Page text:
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The Fourth Statistical Account of East Lothian

Grieve's diary, Longniddry Farm

David M. Robertson

Mr Gordon Morrison the farmer at Longniddry Farm has preserved a series of farm diaries kept by the grieve in the 1940s and 50s. Although the grieve is remembered by Mr Morrison as being very effective in his job, his writing skills do not display the same expertise. The work is recorded in the briefest of notes, in handwriting which is very difficult to read. Many words simply consist of an initial letter and a squiggle. It is for example debateable whether the word I have transcribed as “driving” is in fact “driving” or “doing”. “Cleaning” and “clearing” look identical, and it is sometimes impossible to distinguish between “to” and “from”, and “stook” and “stack”. Sometimes the context supplies the answer, but not always. Familiar words are persistently misspelled - “feild”, “mangle” (mangold), “bruze” (bruise), “shaing” (shawing), “saing” (sowing). It took some time to realise that entries on the lines of “10 cattle to Georgie" meant that cattle were being sent to Gorgie Market. Similarly it took a while to dawn that what appeared to be “Slater” as in “500 raily bags from Slater”, or “Roling Slater Field” refers in fact to the “station”. Interestingly, a field named “Sea lands” in a late 18th Century plan, and prounounced “Sealans” by an “auld residenter” who mentioned it to me in the 1960s, appears as “Ceiling Feild” in the grieve’s diary.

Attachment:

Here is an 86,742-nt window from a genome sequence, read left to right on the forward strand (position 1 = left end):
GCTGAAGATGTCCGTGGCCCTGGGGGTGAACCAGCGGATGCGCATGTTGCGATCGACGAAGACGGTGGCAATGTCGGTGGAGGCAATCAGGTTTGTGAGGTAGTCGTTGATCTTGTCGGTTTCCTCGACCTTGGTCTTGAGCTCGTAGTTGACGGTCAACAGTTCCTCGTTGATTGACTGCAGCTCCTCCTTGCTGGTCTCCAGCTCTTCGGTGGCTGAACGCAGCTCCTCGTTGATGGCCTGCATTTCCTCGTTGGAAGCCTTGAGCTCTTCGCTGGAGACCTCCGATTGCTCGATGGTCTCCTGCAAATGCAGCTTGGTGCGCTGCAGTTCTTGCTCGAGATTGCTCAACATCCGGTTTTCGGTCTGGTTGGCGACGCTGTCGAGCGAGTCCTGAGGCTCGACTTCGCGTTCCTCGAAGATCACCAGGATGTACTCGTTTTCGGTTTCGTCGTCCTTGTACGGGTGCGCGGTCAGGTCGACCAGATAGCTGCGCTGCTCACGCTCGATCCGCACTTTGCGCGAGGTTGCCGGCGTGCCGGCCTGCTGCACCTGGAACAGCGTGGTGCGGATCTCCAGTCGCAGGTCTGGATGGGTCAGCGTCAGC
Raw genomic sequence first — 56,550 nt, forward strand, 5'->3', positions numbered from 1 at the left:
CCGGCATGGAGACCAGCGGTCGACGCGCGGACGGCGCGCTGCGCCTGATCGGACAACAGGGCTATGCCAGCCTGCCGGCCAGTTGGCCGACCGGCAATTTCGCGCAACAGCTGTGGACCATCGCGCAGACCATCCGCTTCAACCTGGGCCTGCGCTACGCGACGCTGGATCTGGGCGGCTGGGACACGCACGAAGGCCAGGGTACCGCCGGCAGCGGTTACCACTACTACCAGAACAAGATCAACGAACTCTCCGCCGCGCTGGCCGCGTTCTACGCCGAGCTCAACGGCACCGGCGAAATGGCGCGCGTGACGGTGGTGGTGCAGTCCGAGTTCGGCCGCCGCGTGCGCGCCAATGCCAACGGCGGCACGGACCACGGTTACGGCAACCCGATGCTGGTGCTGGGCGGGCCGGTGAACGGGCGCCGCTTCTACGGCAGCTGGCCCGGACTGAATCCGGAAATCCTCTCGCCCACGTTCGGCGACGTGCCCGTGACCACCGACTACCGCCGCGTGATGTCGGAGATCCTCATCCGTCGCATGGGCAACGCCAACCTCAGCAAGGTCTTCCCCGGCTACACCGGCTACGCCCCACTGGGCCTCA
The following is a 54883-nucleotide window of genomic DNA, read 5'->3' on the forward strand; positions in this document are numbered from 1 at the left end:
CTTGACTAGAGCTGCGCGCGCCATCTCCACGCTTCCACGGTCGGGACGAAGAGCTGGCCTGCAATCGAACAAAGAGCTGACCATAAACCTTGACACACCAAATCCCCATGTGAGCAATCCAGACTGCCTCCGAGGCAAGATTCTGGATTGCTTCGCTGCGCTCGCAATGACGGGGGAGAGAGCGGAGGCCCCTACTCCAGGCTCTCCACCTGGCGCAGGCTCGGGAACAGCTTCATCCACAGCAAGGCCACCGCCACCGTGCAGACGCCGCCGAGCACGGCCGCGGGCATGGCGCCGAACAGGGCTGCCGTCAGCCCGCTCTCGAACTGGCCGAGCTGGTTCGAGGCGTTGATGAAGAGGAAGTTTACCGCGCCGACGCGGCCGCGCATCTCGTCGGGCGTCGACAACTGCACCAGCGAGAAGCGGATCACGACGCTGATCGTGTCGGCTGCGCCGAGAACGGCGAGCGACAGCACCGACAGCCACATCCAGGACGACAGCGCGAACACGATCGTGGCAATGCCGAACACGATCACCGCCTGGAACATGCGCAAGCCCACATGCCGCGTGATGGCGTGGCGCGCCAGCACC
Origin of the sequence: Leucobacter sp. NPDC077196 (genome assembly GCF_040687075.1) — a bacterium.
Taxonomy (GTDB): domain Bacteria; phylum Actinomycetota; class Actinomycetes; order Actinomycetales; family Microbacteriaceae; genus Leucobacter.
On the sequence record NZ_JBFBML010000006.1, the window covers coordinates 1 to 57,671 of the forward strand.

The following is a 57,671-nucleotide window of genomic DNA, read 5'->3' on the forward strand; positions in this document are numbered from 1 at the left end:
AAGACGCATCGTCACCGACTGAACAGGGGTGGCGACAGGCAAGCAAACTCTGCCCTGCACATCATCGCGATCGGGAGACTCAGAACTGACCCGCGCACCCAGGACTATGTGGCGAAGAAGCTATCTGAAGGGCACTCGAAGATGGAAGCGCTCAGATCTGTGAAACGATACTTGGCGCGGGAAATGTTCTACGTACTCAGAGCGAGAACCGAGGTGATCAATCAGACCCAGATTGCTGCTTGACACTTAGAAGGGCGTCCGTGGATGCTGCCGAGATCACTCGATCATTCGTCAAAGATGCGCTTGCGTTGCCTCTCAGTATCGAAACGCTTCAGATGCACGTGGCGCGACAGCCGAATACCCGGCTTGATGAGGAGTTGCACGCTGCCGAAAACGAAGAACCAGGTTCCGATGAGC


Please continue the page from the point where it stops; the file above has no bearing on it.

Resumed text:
By highlighting this I do not mean to mock or belittle the Longniddry Farm grieve, but it is worth noting how a man in his very responsible position could get by on a minimal level of literacy, and worth pondering too whether the much praised thoroughness of Scottish education in the “old days” was as good as it is often cracked up to be.

What follows is a summary of the most important work done in 1950. I have omitted the odd jobs that were often done on wet days or Saturday mornings. No work was ever done on a Sunday and Saturday was a half-day. The words for 1950 were kept in a “Boots Scribbling Diary” (appropriately). On a “Memoranda” page the following employees' names are noted: -

Grieve's Diary 1950

JANUARY WORK

(1st January was a Sunday. Monday 2nd January was a holiday)

FEBRUARY WORK

MARCH WORK

APRIL WORK

(Saturday 29th April and Monday 1st May were holidays)

MAY WORK

JUNE WORK

JULY WORK

(Holidays Monday 24th to Saturday 29th August)

AUGUST WORK

SEPTEMBER WORK

OCTOBER WORK

NOVEMBER WORK

DECEMBER WORK

Christmas Day (a Monday) seems to have been an ordinary working day.

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